Brown Bottle is Historic, Yet Updated
Classic atmosphere and a new menu with some dishes we loved, others not so much.
If something isn’t working, don’t give up. Do as the owners of The Brown Bottle restaurant have done: innovate, renovate, hire new staff, change the menu, change the name, (once,) and try again. That’s the backstory of The Brown Bottle restaurant located in the original tasting room for the Schlitz Brewery.
The tasting room, opened in 1938, served as a place for tourists to sample Schlitz beer after they took a brewery tour. It’s not clear exactly when the tasting room first served food, but it is known that it opened as The Brown Bottle restaurant in 1986. The Bottle closed in 2004 and Libiamo, an Italian restaurant, opened in the former tasting room in 2005. Seven years, later after Libiamo closed, the restaurant known as The Brown Bottle resurfaced. That version of the restaurant lasted five years until it closed in 2019.
Our lunch on the patio on a summer day was a delight. The patio borders a pristine grassy area surrounded by blooming flower beds and further enhanced by a lovely view of Milwaukee’s skyline, a calm oasis in the middle of the city.
We began our al fresco lunch with selections from the Small Plates, each an interesting twist on the familiar. The Crispy Brussels Sprouts lived up to “crispy,” especially the leaves from the sprouts scattered on the plate. Both sweet from a honey marinade and salty from bits of cashew, they were tasty and played well with the mild roasted shishito peppers.
Our other Small Plate, also a sharable, was Fried Bread Cheese topped with sweet Serrano tomato jam. Crisp slices of leek added color and flavor to this attractive plate of semi-melted cheese. It was more than a pretty plate; it was a rave from my companion and me.
From the Friday Fish Fry, cod or perch, baked or battered, we shared Schlitz beer battered perch. The batter hinted of beer and flavored each bite. The same could be said for the potato pancakes with their crisp crust surrounding smooth (almost like mashed) potatoes. House-made applesauce and a tart kohlrabi slaw finished the plate, an all-around impressive Friday Fish Fry.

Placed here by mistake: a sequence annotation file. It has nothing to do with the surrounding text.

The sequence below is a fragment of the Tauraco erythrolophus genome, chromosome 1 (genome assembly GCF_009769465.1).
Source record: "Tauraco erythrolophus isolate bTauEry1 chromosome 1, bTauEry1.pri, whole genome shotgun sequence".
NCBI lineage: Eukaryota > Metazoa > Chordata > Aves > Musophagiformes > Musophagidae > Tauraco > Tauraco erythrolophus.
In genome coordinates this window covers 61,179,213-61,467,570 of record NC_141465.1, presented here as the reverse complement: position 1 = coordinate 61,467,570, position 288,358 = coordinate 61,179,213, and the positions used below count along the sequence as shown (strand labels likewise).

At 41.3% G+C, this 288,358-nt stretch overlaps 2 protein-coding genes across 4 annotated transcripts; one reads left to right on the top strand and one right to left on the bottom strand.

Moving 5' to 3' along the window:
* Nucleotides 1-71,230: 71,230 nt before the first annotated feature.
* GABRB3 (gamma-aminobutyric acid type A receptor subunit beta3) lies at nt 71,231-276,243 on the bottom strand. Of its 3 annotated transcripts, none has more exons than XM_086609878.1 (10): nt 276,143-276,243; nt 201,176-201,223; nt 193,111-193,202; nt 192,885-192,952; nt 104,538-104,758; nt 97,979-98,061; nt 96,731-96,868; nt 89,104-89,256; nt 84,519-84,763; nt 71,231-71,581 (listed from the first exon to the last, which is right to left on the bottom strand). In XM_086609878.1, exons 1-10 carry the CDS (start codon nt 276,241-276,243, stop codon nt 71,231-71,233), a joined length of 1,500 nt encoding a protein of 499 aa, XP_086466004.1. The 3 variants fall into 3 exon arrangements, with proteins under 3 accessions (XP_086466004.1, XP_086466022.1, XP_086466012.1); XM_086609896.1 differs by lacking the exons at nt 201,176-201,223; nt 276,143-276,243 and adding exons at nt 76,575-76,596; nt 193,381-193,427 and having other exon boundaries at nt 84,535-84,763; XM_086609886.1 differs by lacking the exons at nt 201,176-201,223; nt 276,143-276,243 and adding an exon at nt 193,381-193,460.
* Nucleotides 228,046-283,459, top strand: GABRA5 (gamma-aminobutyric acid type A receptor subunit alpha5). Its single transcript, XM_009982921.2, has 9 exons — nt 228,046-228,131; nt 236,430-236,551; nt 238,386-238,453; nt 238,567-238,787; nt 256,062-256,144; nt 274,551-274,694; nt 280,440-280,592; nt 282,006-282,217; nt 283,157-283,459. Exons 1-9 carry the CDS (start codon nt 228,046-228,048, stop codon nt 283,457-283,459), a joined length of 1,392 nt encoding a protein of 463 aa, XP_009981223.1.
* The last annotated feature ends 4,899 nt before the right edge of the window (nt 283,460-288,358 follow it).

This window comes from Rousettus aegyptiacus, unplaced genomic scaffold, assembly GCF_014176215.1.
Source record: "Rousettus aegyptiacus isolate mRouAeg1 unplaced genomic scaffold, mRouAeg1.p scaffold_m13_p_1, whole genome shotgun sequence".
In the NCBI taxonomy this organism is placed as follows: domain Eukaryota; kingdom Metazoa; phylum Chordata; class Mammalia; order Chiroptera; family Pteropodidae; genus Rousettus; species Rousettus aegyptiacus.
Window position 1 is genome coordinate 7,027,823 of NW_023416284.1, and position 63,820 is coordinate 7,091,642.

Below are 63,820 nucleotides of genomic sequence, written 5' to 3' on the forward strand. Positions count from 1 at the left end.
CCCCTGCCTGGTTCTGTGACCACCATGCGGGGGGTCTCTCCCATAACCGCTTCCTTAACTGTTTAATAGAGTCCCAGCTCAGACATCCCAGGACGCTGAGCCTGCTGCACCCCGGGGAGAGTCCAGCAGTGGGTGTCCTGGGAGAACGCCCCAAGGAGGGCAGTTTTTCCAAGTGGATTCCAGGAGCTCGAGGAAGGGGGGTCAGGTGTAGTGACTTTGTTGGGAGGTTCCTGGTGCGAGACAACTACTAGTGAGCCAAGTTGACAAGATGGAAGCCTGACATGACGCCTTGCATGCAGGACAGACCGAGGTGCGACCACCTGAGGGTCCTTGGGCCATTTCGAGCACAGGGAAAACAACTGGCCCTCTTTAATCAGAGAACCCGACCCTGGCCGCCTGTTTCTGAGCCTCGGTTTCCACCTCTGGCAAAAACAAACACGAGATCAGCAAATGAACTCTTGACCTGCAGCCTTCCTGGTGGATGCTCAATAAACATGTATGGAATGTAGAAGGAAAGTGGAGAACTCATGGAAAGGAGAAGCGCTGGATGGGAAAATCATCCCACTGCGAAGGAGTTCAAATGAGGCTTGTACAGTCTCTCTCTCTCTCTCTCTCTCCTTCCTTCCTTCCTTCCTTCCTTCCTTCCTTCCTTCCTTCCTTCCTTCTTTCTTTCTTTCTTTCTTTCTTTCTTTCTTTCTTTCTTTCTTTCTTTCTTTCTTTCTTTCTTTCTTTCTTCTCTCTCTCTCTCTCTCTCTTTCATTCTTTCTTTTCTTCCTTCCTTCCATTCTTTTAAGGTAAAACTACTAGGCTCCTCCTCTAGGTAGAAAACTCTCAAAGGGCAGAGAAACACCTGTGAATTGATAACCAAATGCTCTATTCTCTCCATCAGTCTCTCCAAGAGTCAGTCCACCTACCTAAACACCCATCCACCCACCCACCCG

The Focaccia Caprese was slightly less successful, only because the toasted bun wasn’t focaccia as advertised. I never thought it was possible to have too much cheese in a sandwich, but thick-sliced fresh mozzarella in this sandwich proved me wrong. It came with fries and a house-made pickle. In place of the fries, I switched to the heart-healthy Caesar Salad for an up-charge of $3.00, a mistake. The addition of shaved brussels sprouts didn’t help the salad’s bland dressing and oddly, instead of traditional croutons, there was a crusty crostini lightly brushed with olive oil and seated on top of the salad.
On my second visit we ate in the dining room where there were no obvious changes in the décor since the days of the original Brown Bottle. The antler chandeliers still hung over the tables; the bar with its dark wood still welcomed customers; the main dining room was still carpeted; and the carved wooden door with the ornate metal latch still required muscle to open.
The Grilled Peach Salad with its miso vinaigrette tended toward bland. Salty guanciale and ricotta salata added interest but were lost among oversized pieces of bibb lettuce that required a knife. The addition of Grilled Salmon would have been a good pairing with the miso vinaigrette.
My companion’s Turkey-Hummus Wrap turned out to be more like a salad in a spinach wrap than a meat and hummus wrap. It was mainly vegetables packed in the wrap, without much turkey, hummus, or cheese. That said, it was a healthy wrap, with plenty of flavor from the veggies. The accompanying fries more than made up for the missing turkey and hummus. They were unique, tempura-like, puffy, crunchy, and soft inside.
Also on the menu were several Large Plates, a couple of which harken back to an earlier time when a Heritage Bone Pork Chop or Steak Frites with Heritage Angus New York Strip would have been common choices for diners at the original Brown Bottle. Hanger Steak with chimichurri, Pan-Roasted Salmon with creamy polenta, and Scallops with Sweet Corn Succotash rounded out the large Plates. For vegetarians there was Cavatappi pasta with 5-cheese sauce and a Fried Potato crust.
Desserts included Peach Cobbler with Salted Caramel Ice Cream or Panna Cotta with Luxarado Cherries and Brandy, traditional desserts updated for 2021, and appropriate in a restaurant that’s been around since 1838.
On The Menu
- Location: 221 W. Galena St.
- Phone: 414-837-6042
- Hours: 11 a.m to 8 p.m. Mon-Thurs, 11 a.m to 9 p.m. Fri-Sat
- Neighborhood:Neighborhood: Schlitz Park
- Walk Score: 83
- Transit Score: 61
- Website: http://brownbottlewi.com
- UM Rating: stars (average of Yelp, Trip Advisor and Zomato)
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